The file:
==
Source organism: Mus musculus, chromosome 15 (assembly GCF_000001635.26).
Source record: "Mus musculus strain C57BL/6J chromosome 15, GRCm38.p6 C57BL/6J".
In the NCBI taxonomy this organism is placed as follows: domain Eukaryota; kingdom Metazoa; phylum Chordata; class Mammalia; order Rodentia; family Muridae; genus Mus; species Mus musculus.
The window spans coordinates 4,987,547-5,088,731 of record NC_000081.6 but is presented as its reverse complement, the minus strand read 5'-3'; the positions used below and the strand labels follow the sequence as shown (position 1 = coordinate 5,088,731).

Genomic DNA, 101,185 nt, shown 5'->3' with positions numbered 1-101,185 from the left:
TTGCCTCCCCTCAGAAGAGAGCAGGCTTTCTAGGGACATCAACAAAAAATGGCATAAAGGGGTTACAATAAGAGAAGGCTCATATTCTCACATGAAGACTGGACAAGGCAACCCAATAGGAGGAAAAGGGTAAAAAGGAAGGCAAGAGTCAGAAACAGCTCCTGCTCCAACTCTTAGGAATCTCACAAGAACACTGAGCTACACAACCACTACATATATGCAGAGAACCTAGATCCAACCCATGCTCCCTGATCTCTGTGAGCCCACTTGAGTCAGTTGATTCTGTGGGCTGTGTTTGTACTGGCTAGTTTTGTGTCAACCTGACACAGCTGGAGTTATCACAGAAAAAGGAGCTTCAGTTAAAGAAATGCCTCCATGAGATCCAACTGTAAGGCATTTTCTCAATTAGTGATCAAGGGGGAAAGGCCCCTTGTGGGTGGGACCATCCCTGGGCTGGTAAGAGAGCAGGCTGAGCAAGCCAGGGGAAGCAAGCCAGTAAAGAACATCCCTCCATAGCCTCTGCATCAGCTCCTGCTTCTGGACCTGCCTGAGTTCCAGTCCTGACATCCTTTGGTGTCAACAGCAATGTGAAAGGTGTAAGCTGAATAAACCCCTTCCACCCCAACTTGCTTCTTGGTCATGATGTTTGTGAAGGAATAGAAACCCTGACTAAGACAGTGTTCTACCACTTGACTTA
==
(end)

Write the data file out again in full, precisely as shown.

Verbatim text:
Source organism: Mus musculus, chromosome 15 (assembly GCF_000001635.26).
Source record: "Mus musculus strain C57BL/6J chromosome 15, GRCm38.p6 C57BL/6J".
In the NCBI taxonomy this organism is placed as follows: domain Eukaryota; kingdom Metazoa; phylum Chordata; class Mammalia; order Rodentia; family Muridae; genus Mus; species Mus musculus.
The window spans coordinates 4,987,547-5,088,731 of record NC_000081.6 but is presented as its reverse complement, the minus strand read 5'-3'; the positions used below and the strand labels follow the sequence as shown (position 1 = coordinate 5,088,731).

Genomic DNA, 101,185 nt, shown 5'->3' with positions numbered 1-101,185 from the left:
TTGCCTCCCCTCAGAAGAGAGCAGGCTTTCTAGGGACATCAACAAAAAATGGCATAAAGGGGTTACAATAAGAGAAGGCTCATATTCTCACATGAAGACTGGACAAGGCAACCCAATAGGAGGAAAAGGGTAAAAAGGAAGGCAAGAGTCAGAAACAGCTCCTGCTCCAACTCTTAGGAATCTCACAAGAACACTGAGCTACACAACCACTACATATATGCAGAGAACCTAGATCCAACCCATGCTCCCTGATCTCTGTGAGCCCACTTGAGTCAGTTGATTCTGTGGGCTGTGTTTGTACTGGCTAGTTTTGTGTCAACCTGACACAGCTGGAGTTATCACAGAAAAAGGAGCTTCAGTTAAAGAAATGCCTCCATGAGATCCAACTGTAAGGCATTTTCTCAATTAGTGATCAAGGGGGAAAGGCCCCTTGTGGGTGGGACCATCCCTGGGCTGGTAAGAGAGCAGGCTGAGCAAGCCAGGGGAAGCAAGCCAGTAAAGAACATCCCTCCATAGCCTCTGCATCAGCTCCTGCTTCTGGACCTGCCTGAGTTCCAGTCCTGACATCCTTTGGTGTCAACAGCAATGTGAAAGGTGTAAGCTGAATAAACCCCTTCCACCCCAACTTGCTTCTTGGTCATGATGTTTGTGAAGGAATAGAAACCCTGACTAAGACAGTGTTCTACCACTTGACTTA